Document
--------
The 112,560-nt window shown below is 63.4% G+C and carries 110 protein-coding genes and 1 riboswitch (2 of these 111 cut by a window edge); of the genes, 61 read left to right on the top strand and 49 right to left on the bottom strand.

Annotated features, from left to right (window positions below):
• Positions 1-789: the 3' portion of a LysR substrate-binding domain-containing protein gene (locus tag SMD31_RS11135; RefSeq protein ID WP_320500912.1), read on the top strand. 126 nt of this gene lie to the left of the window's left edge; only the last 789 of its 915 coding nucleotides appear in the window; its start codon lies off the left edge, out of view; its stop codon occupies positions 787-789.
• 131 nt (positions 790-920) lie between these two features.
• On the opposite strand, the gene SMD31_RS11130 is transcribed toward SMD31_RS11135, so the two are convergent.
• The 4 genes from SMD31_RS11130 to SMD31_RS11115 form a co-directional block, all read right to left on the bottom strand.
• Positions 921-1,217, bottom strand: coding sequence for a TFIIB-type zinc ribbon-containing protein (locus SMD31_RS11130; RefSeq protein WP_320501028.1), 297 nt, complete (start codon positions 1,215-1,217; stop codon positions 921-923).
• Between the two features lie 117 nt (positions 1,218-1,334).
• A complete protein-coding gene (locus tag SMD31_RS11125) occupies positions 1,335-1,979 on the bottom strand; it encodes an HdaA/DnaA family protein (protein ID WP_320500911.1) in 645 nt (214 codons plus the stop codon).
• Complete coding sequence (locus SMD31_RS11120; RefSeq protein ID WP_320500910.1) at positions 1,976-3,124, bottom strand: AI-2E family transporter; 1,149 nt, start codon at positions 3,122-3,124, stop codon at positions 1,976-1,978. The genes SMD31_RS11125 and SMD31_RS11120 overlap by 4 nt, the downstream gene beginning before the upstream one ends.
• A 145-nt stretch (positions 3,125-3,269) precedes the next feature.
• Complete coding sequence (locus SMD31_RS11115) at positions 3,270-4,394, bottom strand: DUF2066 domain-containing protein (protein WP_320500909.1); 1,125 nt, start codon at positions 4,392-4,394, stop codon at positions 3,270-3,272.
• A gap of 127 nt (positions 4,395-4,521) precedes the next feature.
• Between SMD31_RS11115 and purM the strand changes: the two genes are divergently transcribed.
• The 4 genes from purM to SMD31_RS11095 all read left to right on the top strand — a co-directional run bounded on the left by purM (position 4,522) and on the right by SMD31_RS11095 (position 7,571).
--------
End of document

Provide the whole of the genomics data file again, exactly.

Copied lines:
The 112,560-nt window shown below is 63.4% G+C and carries 110 protein-coding genes and 1 riboswitch (2 of these 111 cut by a window edge); of the genes, 61 read left to right on the top strand and 49 right to left on the bottom strand.

Annotated features, from left to right (window positions below):
• Positions 1-789: the 3' portion of a LysR substrate-binding domain-containing protein gene (locus tag SMD31_RS11135; RefSeq protein ID WP_320500912.1), read on the top strand. 126 nt of this gene lie to the left of the window's left edge; only the last 789 of its 915 coding nucleotides appear in the window; its start codon lies off the left edge, out of view; its stop codon occupies positions 787-789.
• 131 nt (positions 790-920) lie between these two features.
• On the opposite strand, the gene SMD31_RS11130 is transcribed toward SMD31_RS11135, so the two are convergent.
• The 4 genes from SMD31_RS11130 to SMD31_RS11115 form a co-directional block, all read right to left on the bottom strand.
• Positions 921-1,217, bottom strand: coding sequence for a TFIIB-type zinc ribbon-containing protein (locus SMD31_RS11130; RefSeq protein WP_320501028.1), 297 nt, complete (start codon positions 1,215-1,217; stop codon positions 921-923).
• Between the two features lie 117 nt (positions 1,218-1,334).
• A complete protein-coding gene (locus tag SMD31_RS11125) occupies positions 1,335-1,979 on the bottom strand; it encodes an HdaA/DnaA family protein (protein ID WP_320500911.1) in 645 nt (214 codons plus the stop codon).
• Complete coding sequence (locus SMD31_RS11120; RefSeq protein ID WP_320500910.1) at positions 1,976-3,124, bottom strand: AI-2E family transporter; 1,149 nt, start codon at positions 3,122-3,124, stop codon at positions 1,976-1,978. The genes SMD31_RS11125 and SMD31_RS11120 overlap by 4 nt, the downstream gene beginning before the upstream one ends.
• A 145-nt stretch (positions 3,125-3,269) precedes the next feature.
• Complete coding sequence (locus SMD31_RS11115) at positions 3,270-4,394, bottom strand: DUF2066 domain-containing protein (protein WP_320500909.1); 1,125 nt, start codon at positions 4,392-4,394, stop codon at positions 3,270-3,272.
• A gap of 127 nt (positions 4,395-4,521) precedes the next feature.
• Between SMD31_RS11115 and purM the strand changes: the two genes are divergently transcribed.
• The 4 genes from purM to SMD31_RS11095 all read left to right on the top strand — a co-directional run bounded on the left by purM (position 4,522) and on the right by SMD31_RS11095 (position 7,571).